Rare Fiat S76 attempted to break land speed records in the early 1910s
The 28.5-litre machine has been rebuilt in the UK over the past decade
A rare Fiat land speed record car will turn a wheel for the first time in 100 years when it tackles the Goodwood hill during the Festival of Speed in June.
The monstrous 28.5-litre Fiat S76 was produced by the Italian motor company with the aim of snatching both the flying kilometre and flying mile records from the ‘Blitzen’ Benzes in the pioneering land speed record era prior to World War 1.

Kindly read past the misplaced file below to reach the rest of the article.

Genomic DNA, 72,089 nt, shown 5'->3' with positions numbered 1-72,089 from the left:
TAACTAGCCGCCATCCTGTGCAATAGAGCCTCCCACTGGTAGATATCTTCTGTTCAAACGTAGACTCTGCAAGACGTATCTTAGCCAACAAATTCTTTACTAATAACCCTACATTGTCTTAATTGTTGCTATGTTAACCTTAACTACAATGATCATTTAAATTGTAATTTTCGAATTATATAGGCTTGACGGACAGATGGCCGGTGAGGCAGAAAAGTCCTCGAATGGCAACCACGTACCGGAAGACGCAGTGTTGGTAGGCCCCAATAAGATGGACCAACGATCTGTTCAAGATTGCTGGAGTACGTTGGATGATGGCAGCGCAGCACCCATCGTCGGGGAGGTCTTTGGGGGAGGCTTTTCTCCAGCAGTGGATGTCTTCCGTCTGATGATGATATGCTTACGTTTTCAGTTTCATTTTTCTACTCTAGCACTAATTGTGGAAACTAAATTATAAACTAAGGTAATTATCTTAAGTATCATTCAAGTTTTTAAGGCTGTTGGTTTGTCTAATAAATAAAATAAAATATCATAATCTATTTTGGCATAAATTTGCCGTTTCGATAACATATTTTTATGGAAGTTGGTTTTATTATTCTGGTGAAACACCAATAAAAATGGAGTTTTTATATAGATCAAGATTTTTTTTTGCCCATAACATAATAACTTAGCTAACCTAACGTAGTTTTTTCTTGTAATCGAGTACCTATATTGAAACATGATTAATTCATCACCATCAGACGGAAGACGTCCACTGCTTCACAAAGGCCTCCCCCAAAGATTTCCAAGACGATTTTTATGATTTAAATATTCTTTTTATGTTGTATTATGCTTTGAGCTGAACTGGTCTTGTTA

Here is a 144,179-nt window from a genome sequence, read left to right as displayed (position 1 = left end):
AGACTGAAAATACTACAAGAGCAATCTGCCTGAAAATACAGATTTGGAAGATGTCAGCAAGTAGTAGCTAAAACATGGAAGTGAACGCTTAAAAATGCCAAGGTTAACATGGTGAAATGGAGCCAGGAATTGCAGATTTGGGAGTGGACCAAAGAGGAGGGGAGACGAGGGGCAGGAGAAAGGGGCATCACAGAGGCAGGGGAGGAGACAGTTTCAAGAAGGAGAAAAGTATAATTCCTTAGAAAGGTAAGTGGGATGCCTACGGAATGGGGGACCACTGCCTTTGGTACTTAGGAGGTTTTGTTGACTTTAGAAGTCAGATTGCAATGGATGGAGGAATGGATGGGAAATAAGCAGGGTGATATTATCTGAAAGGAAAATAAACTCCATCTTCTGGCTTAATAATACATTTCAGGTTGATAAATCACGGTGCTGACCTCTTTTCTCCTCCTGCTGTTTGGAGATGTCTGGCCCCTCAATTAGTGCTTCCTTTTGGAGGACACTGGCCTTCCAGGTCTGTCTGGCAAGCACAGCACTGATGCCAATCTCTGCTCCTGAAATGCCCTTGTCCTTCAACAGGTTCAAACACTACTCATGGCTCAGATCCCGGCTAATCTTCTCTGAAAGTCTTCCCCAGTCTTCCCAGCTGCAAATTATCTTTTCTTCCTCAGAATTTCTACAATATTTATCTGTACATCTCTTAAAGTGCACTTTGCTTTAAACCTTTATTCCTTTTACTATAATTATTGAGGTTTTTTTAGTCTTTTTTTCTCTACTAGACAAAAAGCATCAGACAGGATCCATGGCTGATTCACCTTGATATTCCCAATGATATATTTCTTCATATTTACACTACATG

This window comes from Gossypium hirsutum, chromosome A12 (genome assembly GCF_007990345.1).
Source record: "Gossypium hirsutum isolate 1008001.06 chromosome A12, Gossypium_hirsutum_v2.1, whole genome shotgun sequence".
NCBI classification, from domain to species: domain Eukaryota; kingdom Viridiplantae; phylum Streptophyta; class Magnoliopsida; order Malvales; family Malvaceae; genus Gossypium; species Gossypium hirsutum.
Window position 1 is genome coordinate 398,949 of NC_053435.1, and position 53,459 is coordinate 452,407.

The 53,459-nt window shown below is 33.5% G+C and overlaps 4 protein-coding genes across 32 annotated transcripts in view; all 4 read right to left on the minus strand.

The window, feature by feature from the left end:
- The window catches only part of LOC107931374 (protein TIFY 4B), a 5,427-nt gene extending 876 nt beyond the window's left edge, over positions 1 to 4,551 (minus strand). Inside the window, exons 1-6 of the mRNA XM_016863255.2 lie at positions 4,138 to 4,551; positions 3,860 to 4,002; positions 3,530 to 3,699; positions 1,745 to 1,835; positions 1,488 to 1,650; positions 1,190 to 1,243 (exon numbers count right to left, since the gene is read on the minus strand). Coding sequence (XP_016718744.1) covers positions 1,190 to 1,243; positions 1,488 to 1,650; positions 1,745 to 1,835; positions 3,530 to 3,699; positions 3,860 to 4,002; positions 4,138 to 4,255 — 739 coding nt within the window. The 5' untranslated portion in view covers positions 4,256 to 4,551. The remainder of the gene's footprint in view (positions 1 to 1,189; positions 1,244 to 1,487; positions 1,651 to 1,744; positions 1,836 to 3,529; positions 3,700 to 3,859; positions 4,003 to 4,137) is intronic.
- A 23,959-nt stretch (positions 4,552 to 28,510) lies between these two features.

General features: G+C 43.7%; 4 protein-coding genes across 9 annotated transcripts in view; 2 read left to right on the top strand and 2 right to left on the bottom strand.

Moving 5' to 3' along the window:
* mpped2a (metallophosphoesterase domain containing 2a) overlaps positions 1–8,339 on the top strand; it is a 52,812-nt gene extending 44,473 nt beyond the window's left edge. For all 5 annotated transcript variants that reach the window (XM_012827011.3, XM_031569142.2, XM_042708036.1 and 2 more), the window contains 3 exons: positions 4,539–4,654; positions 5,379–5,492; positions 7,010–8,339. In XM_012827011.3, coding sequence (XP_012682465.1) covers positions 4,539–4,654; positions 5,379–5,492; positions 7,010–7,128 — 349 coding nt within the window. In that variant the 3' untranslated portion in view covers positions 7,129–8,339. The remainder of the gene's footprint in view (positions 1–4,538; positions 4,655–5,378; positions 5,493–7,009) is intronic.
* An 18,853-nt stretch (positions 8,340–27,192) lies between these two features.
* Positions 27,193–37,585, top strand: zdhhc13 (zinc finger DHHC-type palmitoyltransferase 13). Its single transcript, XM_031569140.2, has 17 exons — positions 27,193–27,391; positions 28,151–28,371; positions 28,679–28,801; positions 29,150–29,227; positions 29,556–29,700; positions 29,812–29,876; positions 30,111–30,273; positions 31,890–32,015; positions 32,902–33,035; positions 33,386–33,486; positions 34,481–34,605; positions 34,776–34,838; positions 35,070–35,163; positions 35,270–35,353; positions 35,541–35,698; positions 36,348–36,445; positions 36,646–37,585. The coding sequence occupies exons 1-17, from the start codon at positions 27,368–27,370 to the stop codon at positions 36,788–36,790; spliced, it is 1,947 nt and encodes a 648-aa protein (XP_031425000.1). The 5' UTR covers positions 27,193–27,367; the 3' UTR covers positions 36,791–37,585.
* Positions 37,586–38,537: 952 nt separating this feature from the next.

The S76 was successful in achieving the mile record with Pietro Bordino behind the wheel at Saltburn Sands in Yorkshire. It later completed a 135mph run in the flying kilometre at Ostend, Belgium.
It was quick enough to break the record, but the achievement wasn’t officially recognised because it was unable to complete a return run within the specified hour.
Only two S76s were made but one was dismantled at the outbreak of WW1 to prevent rival manufacturers obtaining its technical secrets.
The other ended up in Australia, before arriving in the UK in 2003, when Bristol-based enthusiast Duncan Pittaway reunited the car with the original 28.5-litre, four-cylinder motor from the dismantled car.
Pittaway will drive the car at the Goodwood Festival of Speed, which takes place from 26 to 29 June.